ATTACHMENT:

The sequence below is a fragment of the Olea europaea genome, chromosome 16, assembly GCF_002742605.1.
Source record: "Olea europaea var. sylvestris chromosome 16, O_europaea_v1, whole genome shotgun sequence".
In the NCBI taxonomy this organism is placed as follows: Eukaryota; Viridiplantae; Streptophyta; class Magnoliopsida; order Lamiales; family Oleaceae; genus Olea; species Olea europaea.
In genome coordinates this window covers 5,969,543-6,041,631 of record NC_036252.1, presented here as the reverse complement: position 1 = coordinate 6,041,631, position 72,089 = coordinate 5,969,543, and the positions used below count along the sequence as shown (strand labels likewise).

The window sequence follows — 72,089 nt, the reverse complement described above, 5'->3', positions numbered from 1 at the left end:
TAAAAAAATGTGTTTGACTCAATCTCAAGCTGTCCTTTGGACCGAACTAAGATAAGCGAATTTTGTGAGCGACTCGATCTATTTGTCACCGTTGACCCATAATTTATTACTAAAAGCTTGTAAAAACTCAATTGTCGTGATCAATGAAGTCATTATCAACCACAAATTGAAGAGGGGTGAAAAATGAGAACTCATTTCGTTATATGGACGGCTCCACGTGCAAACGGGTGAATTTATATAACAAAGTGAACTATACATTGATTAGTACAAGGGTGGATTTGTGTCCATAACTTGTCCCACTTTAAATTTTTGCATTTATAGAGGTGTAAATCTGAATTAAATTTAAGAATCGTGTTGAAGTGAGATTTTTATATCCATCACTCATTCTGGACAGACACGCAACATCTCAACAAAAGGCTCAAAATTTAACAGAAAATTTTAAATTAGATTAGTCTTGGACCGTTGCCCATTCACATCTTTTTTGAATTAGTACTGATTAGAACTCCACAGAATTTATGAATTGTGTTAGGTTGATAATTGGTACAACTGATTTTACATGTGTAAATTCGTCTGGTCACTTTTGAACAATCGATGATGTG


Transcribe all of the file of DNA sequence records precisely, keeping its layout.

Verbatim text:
The sequence below is a fragment of the Olea europaea genome, chromosome 16, assembly GCF_002742605.1.
Source record: "Olea europaea var. sylvestris chromosome 16, O_europaea_v1, whole genome shotgun sequence".
In the NCBI taxonomy this organism is placed as follows: Eukaryota; Viridiplantae; Streptophyta; class Magnoliopsida; order Lamiales; family Oleaceae; genus Olea; species Olea europaea.
In genome coordinates this window covers 5,969,543-6,041,631 of record NC_036252.1, presented here as the reverse complement: position 1 = coordinate 6,041,631, position 72,089 = coordinate 5,969,543, and the positions used below count along the sequence as shown (strand labels likewise).

The window sequence follows — 72,089 nt, the reverse complement described above, 5'->3', positions numbered from 1 at the left end:
TAAAAAAATGTGTTTGACTCAATCTCAAGCTGTCCTTTGGACCGAACTAAGATAAGCGAATTTTGTGAGCGACTCGATCTATTTGTCACCGTTGACCCATAATTTATTACTAAAAGCTTGTAAAAACTCAATTGTCGTGATCAATGAAGTCATTATCAACCACAAATTGAAGAGGGGTGAAAAATGAGAACTCATTTCGTTATATGGACGGCTCCACGTGCAAACGGGTGAATTTATATAACAAAGTGAACTATACATTGATTAGTACAAGGGTGGATTTGTGTCCATAACTTGTCCCACTTTAAATTTTTGCATTTATAGAGGTGTAAATCTGAATTAAATTTAAGAATCGTGTTGAAGTGAGATTTTTATATCCATCACTCATTCTGGACAGACACGCAACATCTCAACAAAAGGCTCAAAATTTAACAGAAAATTTTAAATTAGATTAGTCTTGGACCGTTGCCCATTCACATCTTTTTTGAATTAGTACTGATTAGAACTCCACAGAATTTATGAATTGTGTTAGGTTGATAATTGGTACAACTGATTTTACATGTGTAAATTCGTCTGGTCACTTTTGAACAATCGATGATGTG